Everywhere you look in the pack's art, culture and mythos you find spurts and kolbys, their two rather charming words for the genitals. Most of the novel is what might, from another author or with a less rigorous style, be called an adventure tale. Loon certainly experiences his fair share of adventure, and survival is his and his pack's main objective for much of the narrative. Probably the most speculative aspect of the novel is the pack's interaction with remnant Neanderthals, who they call old ones. We know modern man had these interactions, and even interbred with Neanderthals to the extent that roughly 2.

In Shaman, their interaction with modern humans is infrequent, often hostile, and mysterious to both sides of the encounter. It's not a major part of the story, but it's very interesting when it comes up. Shaman is a rare treat, something I would love to see more of from science fiction authors. In many ways, you can see the shape of Shaman presaged by Robinson's earlier novels. More than any other science fiction author I have read, Robinson is fascinated with the question of what makes us human, about how our evolutionary and cultural heritage shaped us into what we are today.

You can see this in all his novels, but especially in the "Science in the Capitol" trilogy beginning with Forty Signs of Rain , with his protagonist who becomes obsessed with living an ancient lifestyle in the modern world. He tried a more direct answer first with The Years of Rice and Salt , and there his emphasis was with culture, beginning in the middle ages. Shaman attempts an answer much closer to the evolutionary side of things, which culture as we know it still just primitive gestures, practices and knowledge so easily lost between generations.

I found it much more satisfying than The Years of Rice and Salt , and I expect most science fiction fans will as well. Having made his mark in science fiction Robinson is now writing historical fiction. I have read Galileo's Dream before, which i really enjoyed, so was looking forward to this one. This story is set in Palaeolithic times, when the glaciers set the northern boundary and is centred around a character called Loon, a 12 year old, learning to be a Shaman, and his small tribe of twenty of so people. At the very beginning he is set off on his 'wander' where he is released naked and has to rely on his tra Having made his mark in science fiction Robinson is now writing historical fiction.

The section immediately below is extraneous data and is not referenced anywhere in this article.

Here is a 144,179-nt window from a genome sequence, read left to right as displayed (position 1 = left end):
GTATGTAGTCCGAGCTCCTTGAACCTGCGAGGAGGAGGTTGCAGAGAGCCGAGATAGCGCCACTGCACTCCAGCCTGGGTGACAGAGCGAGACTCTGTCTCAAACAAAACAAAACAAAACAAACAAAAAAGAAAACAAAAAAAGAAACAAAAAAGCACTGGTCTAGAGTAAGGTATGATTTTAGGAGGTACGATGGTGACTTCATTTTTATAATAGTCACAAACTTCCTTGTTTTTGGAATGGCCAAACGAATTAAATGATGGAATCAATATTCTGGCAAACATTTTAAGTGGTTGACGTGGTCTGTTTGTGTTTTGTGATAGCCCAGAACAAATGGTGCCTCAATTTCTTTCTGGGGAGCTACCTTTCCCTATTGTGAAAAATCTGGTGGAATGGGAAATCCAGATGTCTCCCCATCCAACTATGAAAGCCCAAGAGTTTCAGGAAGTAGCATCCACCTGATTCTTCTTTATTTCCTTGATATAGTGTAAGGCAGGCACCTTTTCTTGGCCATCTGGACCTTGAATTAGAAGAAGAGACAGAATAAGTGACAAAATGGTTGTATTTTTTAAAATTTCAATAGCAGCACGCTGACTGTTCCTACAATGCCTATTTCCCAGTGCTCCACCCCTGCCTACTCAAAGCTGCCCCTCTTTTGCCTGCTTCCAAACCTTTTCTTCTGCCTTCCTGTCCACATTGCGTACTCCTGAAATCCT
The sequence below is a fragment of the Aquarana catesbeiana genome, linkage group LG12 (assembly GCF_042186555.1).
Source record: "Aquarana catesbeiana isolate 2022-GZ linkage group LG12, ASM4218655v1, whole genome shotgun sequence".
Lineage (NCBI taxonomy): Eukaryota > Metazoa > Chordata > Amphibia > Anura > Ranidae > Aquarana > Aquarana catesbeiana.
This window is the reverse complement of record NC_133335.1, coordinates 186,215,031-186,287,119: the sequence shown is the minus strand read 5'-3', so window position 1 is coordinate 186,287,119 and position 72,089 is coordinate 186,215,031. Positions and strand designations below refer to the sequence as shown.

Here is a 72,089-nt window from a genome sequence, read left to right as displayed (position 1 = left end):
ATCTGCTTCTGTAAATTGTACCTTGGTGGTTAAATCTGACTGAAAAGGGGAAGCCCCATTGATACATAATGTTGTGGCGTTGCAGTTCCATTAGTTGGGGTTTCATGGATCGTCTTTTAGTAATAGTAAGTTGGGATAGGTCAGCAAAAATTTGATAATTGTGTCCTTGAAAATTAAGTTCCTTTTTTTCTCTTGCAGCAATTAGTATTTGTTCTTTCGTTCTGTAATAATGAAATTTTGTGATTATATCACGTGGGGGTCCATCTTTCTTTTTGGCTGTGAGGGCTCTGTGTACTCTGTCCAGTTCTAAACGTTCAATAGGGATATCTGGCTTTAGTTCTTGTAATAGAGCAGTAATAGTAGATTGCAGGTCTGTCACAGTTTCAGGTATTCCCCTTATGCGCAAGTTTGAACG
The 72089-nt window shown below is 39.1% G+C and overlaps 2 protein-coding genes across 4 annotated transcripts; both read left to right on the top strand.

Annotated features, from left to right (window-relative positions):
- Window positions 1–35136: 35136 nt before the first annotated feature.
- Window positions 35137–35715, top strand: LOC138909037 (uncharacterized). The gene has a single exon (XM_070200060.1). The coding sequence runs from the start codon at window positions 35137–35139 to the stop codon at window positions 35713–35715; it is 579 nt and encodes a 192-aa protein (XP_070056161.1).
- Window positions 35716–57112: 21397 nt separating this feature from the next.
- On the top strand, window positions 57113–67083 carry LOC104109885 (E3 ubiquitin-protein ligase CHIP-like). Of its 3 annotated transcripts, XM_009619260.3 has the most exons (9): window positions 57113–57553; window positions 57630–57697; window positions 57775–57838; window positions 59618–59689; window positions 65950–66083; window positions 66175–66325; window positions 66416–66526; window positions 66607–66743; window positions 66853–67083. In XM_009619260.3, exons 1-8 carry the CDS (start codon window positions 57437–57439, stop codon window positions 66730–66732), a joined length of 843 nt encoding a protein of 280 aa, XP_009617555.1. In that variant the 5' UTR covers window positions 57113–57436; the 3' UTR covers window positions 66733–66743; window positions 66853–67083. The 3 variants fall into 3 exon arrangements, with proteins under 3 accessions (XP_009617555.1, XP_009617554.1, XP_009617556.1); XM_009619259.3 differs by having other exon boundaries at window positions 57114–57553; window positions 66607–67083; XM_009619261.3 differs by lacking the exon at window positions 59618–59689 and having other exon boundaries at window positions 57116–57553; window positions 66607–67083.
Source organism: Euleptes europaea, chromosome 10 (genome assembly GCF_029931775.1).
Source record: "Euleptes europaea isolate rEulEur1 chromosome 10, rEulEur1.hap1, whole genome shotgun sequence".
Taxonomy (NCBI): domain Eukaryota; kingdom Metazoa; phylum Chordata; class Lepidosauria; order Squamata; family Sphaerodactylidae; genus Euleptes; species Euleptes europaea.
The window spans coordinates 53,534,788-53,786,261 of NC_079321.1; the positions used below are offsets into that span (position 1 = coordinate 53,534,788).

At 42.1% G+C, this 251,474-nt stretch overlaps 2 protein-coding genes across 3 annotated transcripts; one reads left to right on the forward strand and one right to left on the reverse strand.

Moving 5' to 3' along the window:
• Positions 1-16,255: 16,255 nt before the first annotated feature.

At the very beginning he is set off on his 'wander' where he is released naked and has to rely on his training an intuition to survive for a number of days; part of the training of becoming a Shaman.


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He survives, and his training progresses. At a meeting of tribes he meets with girl, who returns with him to his tribe where they marry.

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At the next gathering she is snatched back by her tribe and Loon follows. He is captured and is taken back to be used sa a slave. His mentor Thorn decides to try a rescue of Loon and Hega from the tribe. Overall the story isn't too bad. It has reasonably well formed characters and moderate plot development.


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Robinson manages to convey really well just how tough it was for humans then, and just how close to starvation that they were on a regular basis. Where the book failed for me was the dialogue. Whilst humans have been capable of complex communication for thousands of years it seems like the dialogue was from the middle ages at times. Closer to 2. Feb 24, Bart rated it really liked it. Again, linear and simple doesn't mean bereft of content.

Shaman is a Bildungsroman that's just as much a story about discovering a world that doesn't exist anymore, as it is about discovering our present-day selves. It's apt that Loon, the main character, starts the story naked, alone and without any tools. That first part not only shows the brutal nature of the conditions then, an That first part not only shows the brutal nature of the conditions then, and the ingenuity of the human mind, it also serves as a metaphor for us readers, ready to embark into a world which we know nothing about, and in which we would not be able to survive more than a few days.

In the end, it turns out this novel is also about a pragmatic morality and the guilt that may come with that. Still, the Ice Age people deal with things - as the hand that was dealt to them was clear and simple indeed. Please read the full review - words - on Weighing A Pig But I felt it was lacking from a story-telling point of view.